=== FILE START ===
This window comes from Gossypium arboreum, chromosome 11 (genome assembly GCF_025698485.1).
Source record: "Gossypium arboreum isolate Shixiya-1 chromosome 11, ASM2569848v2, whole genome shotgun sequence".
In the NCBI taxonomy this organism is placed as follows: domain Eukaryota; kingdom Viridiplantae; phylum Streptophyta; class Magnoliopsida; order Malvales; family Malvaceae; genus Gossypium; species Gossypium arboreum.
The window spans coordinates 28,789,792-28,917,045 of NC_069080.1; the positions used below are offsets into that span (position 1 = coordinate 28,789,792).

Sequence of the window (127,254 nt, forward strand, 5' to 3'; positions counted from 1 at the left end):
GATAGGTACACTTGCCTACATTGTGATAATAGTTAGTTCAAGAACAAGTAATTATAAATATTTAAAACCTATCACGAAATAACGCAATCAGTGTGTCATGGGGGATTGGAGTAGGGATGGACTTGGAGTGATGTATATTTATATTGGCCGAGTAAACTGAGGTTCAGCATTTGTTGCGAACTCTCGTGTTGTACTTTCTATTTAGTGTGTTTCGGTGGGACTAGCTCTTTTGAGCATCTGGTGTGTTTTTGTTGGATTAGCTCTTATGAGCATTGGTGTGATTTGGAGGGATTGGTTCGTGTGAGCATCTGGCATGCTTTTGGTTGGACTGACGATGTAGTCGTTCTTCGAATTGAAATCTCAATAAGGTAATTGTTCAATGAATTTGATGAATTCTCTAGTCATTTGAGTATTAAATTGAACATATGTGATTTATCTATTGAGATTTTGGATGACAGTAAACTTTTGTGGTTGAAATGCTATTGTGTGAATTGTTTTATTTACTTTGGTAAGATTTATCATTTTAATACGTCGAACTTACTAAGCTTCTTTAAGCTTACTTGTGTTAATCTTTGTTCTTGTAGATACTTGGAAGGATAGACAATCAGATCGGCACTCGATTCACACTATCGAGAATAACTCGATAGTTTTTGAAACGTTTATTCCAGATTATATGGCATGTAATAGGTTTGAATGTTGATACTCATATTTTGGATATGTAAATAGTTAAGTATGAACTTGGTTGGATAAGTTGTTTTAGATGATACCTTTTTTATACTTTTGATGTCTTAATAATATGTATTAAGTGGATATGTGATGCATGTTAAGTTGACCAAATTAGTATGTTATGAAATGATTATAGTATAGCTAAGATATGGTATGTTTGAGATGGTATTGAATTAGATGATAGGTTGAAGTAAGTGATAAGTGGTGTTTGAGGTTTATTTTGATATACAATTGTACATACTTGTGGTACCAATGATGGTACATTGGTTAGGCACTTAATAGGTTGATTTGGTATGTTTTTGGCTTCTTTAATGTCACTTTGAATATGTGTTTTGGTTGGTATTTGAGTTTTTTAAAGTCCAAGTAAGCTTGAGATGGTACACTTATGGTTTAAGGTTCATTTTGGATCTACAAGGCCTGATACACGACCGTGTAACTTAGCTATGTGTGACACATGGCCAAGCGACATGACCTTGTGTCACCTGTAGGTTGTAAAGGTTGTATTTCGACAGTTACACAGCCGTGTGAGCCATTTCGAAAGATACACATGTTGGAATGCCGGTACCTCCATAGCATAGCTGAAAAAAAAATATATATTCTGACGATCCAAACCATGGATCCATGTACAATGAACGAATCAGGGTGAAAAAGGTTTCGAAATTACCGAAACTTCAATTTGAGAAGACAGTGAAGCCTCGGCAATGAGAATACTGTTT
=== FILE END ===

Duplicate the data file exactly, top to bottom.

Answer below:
This window comes from Gossypium arboreum, chromosome 11 (genome assembly GCF_025698485.1).
Source record: "Gossypium arboreum isolate Shixiya-1 chromosome 11, ASM2569848v2, whole genome shotgun sequence".
In the NCBI taxonomy this organism is placed as follows: domain Eukaryota; kingdom Viridiplantae; phylum Streptophyta; class Magnoliopsida; order Malvales; family Malvaceae; genus Gossypium; species Gossypium arboreum.
The window spans coordinates 28,789,792-28,917,045 of NC_069080.1; the positions used below are offsets into that span (position 1 = coordinate 28,789,792).

Sequence of the window (127,254 nt, forward strand, 5' to 3'; positions counted from 1 at the left end):
GATAGGTACACTTGCCTACATTGTGATAATAGTTAGTTCAAGAACAAGTAATTATAAATATTTAAAACCTATCACGAAATAACGCAATCAGTGTGTCATGGGGGATTGGAGTAGGGATGGACTTGGAGTGATGTATATTTATATTGGCCGAGTAAACTGAGGTTCAGCATTTGTTGCGAACTCTCGTGTTGTACTTTCTATTTAGTGTGTTTCGGTGGGACTAGCTCTTTTGAGCATCTGGTGTGTTTTTGTTGGATTAGCTCTTATGAGCATTGGTGTGATTTGGAGGGATTGGTTCGTGTGAGCATCTGGCATGCTTTTGGTTGGACTGACGATGTAGTCGTTCTTCGAATTGAAATCTCAATAAGGTAATTGTTCAATGAATTTGATGAATTCTCTAGTCATTTGAGTATTAAATTGAACATATGTGATTTATCTATTGAGATTTTGGATGACAGTAAACTTTTGTGGTTGAAATGCTATTGTGTGAATTGTTTTATTTACTTTGGTAAGATTTATCATTTTAATACGTCGAACTTACTAAGCTTCTTTAAGCTTACTTGTGTTAATCTTTGTTCTTGTAGATACTTGGAAGGATAGACAATCAGATCGGCACTCGATTCACACTATCGAGAATAACTCGATAGTTTTTGAAACGTTTATTCCAGATTATATGGCATGTAATAGGTTTGAATGTTGATACTCATATTTTGGATATGTAAATAGTTAAGTATGAACTTGGTTGGATAAGTTGTTTTAGATGATACCTTTTTTATACTTTTGATGTCTTAATAATATGTATTAAGTGGATATGTGATGCATGTTAAGTTGACCAAATTAGTATGTTATGAAATGATTATAGTATAGCTAAGATATGGTATGTTTGAGATGGTATTGAATTAGATGATAGGTTGAAGTAAGTGATAAGTGGTGTTTGAGGTTTATTTTGATATACAATTGTACATACTTGTGGTACCAATGATGGTACATTGGTTAGGCACTTAATAGGTTGATTTGGTATGTTTTTGGCTTCTTTAATGTCACTTTGAATATGTGTTTTGGTTGGTATTTGAGTTTTTTAAAGTCCAAGTAAGCTTGAGATGGTACACTTATGGTTTAAGGTTCATTTTGGATCTACAAGGCCTGATACACGACCGTGTAACTTAGCTATGTGTGACACATGGCCAAGCGACATGACCTTGTGTCACCTGTAGGTTGTAAAGGTTGTATTTCGACAGTTACACAGCCGTGTGAGCCATTTCGAAAGATACACATGTTGGAATGCCGGTACCTCCATAGCATAGCTGAAAAAAAAATATATATTCTGACGATCCAAACCATGGATCCATGTACAATGAACGAATCAGGGTGAAAAAGGTTTCGAAATTACCGAAACTTCAATTTGAGAAGACAGTGAAGCCTCGGCAATGAGAATACTGTTT